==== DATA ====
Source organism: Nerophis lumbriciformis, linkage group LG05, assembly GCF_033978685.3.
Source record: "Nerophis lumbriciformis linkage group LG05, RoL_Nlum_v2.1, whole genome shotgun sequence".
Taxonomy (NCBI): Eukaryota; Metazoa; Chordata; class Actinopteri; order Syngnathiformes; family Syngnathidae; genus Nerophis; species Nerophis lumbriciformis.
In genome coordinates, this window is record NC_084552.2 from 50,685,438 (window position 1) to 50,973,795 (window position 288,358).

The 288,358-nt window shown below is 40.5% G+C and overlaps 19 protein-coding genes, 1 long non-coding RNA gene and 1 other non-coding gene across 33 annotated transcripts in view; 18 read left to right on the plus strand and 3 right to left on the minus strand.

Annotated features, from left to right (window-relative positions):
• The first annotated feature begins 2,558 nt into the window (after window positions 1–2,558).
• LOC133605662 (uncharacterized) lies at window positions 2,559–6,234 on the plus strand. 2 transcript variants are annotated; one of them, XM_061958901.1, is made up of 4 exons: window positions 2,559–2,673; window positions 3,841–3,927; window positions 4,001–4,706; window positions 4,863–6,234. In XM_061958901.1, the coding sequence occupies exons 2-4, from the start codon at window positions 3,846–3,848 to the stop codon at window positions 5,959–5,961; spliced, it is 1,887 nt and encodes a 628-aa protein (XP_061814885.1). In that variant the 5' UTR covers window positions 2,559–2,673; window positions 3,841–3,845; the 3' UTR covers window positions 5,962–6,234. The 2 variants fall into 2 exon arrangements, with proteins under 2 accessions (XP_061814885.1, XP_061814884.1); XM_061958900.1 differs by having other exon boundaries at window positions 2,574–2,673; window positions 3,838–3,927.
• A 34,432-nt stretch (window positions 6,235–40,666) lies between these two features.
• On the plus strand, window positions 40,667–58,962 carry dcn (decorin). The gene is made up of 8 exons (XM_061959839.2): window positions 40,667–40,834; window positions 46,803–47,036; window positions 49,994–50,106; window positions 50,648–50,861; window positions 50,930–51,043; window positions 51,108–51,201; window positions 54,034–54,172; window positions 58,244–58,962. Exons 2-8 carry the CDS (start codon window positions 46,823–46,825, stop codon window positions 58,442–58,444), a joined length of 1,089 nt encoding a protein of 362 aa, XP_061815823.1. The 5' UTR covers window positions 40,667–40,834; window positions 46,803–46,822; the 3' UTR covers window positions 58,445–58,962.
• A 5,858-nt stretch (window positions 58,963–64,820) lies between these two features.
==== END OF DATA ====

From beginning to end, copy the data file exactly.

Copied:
Source organism: Nerophis lumbriciformis, linkage group LG05, assembly GCF_033978685.3.
Source record: "Nerophis lumbriciformis linkage group LG05, RoL_Nlum_v2.1, whole genome shotgun sequence".
Taxonomy (NCBI): Eukaryota; Metazoa; Chordata; class Actinopteri; order Syngnathiformes; family Syngnathidae; genus Nerophis; species Nerophis lumbriciformis.
In genome coordinates, this window is record NC_084552.2 from 50,685,438 (window position 1) to 50,973,795 (window position 288,358).

The 288,358-nt window shown below is 40.5% G+C and overlaps 19 protein-coding genes, 1 long non-coding RNA gene and 1 other non-coding gene across 33 annotated transcripts in view; 18 read left to right on the plus strand and 3 right to left on the minus strand.

Annotated features, from left to right (window-relative positions):
• The first annotated feature begins 2,558 nt into the window (after window positions 1–2,558).
• LOC133605662 (uncharacterized) lies at window positions 2,559–6,234 on the plus strand. 2 transcript variants are annotated; one of them, XM_061958901.1, is made up of 4 exons: window positions 2,559–2,673; window positions 3,841–3,927; window positions 4,001–4,706; window positions 4,863–6,234. In XM_061958901.1, the coding sequence occupies exons 2-4, from the start codon at window positions 3,846–3,848 to the stop codon at window positions 5,959–5,961; spliced, it is 1,887 nt and encodes a 628-aa protein (XP_061814885.1). In that variant the 5' UTR covers window positions 2,559–2,673; window positions 3,841–3,845; the 3' UTR covers window positions 5,962–6,234. The 2 variants fall into 2 exon arrangements, with proteins under 2 accessions (XP_061814885.1, XP_061814884.1); XM_061958900.1 differs by having other exon boundaries at window positions 2,574–2,673; window positions 3,838–3,927.
• A 34,432-nt stretch (window positions 6,235–40,666) lies between these two features.
• On the plus strand, window positions 40,667–58,962 carry dcn (decorin). The gene is made up of 8 exons (XM_061959839.2): window positions 40,667–40,834; window positions 46,803–47,036; window positions 49,994–50,106; window positions 50,648–50,861; window positions 50,930–51,043; window positions 51,108–51,201; window positions 54,034–54,172; window positions 58,244–58,962. Exons 2-8 carry the CDS (start codon window positions 46,823–46,825, stop codon window positions 58,442–58,444), a joined length of 1,089 nt encoding a protein of 362 aa, XP_061815823.1. The 5' UTR covers window positions 40,667–40,834; window positions 46,803–46,822; the 3' UTR covers window positions 58,445–58,962.
• A 5,858-nt stretch (window positions 58,963–64,820) lies between these two features.